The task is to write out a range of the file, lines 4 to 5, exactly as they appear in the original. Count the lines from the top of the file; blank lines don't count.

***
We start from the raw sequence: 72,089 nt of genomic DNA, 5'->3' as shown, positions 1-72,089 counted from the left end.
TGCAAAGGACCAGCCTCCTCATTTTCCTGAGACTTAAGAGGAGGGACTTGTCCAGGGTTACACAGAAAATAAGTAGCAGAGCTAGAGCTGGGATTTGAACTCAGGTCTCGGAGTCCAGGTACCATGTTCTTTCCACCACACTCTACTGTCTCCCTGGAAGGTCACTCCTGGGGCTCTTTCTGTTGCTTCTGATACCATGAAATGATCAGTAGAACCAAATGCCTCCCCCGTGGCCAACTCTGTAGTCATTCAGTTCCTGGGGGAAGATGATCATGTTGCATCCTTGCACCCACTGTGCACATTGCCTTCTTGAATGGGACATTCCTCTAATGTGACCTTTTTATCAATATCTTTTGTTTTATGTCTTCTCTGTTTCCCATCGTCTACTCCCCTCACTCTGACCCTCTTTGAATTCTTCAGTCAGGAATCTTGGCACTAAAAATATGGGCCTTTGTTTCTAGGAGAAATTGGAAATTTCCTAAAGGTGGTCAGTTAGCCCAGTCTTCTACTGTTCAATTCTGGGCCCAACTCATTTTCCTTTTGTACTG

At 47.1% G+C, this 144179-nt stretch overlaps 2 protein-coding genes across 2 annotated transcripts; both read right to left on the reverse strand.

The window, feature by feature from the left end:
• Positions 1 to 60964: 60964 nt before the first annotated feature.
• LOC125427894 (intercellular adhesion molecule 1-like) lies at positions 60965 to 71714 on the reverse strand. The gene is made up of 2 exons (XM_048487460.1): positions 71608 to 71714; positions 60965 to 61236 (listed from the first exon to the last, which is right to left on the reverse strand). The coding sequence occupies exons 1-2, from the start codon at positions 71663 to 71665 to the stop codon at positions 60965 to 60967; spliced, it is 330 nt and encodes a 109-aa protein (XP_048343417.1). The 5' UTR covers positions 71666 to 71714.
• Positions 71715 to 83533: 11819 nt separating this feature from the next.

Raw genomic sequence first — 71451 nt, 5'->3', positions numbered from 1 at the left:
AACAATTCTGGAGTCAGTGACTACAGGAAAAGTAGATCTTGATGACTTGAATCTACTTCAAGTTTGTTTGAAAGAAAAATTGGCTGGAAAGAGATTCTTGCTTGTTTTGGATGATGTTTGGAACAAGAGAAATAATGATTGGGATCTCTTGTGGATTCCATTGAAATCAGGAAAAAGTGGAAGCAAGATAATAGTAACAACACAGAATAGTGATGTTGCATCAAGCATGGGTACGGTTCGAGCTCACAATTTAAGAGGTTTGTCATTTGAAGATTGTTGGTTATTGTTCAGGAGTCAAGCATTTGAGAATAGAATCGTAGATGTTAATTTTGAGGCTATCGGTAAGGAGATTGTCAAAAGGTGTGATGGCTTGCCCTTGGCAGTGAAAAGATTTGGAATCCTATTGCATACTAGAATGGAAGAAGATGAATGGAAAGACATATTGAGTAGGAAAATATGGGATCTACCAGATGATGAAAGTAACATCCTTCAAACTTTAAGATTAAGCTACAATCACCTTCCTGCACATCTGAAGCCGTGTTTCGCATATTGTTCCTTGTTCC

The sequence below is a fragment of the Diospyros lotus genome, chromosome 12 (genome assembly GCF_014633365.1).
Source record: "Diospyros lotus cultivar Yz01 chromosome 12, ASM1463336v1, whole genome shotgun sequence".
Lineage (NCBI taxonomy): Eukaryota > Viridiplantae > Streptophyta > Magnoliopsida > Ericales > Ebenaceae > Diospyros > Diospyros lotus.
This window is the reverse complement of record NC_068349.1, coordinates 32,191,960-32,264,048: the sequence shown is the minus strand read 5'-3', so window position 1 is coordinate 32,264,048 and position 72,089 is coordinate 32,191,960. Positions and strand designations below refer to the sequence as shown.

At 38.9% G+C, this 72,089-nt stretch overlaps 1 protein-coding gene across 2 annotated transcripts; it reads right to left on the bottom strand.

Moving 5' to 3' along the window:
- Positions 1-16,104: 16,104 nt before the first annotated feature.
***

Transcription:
The window, feature by feature from the left end:
• Positions 1 to 60964: 60964 nt before the first annotated feature.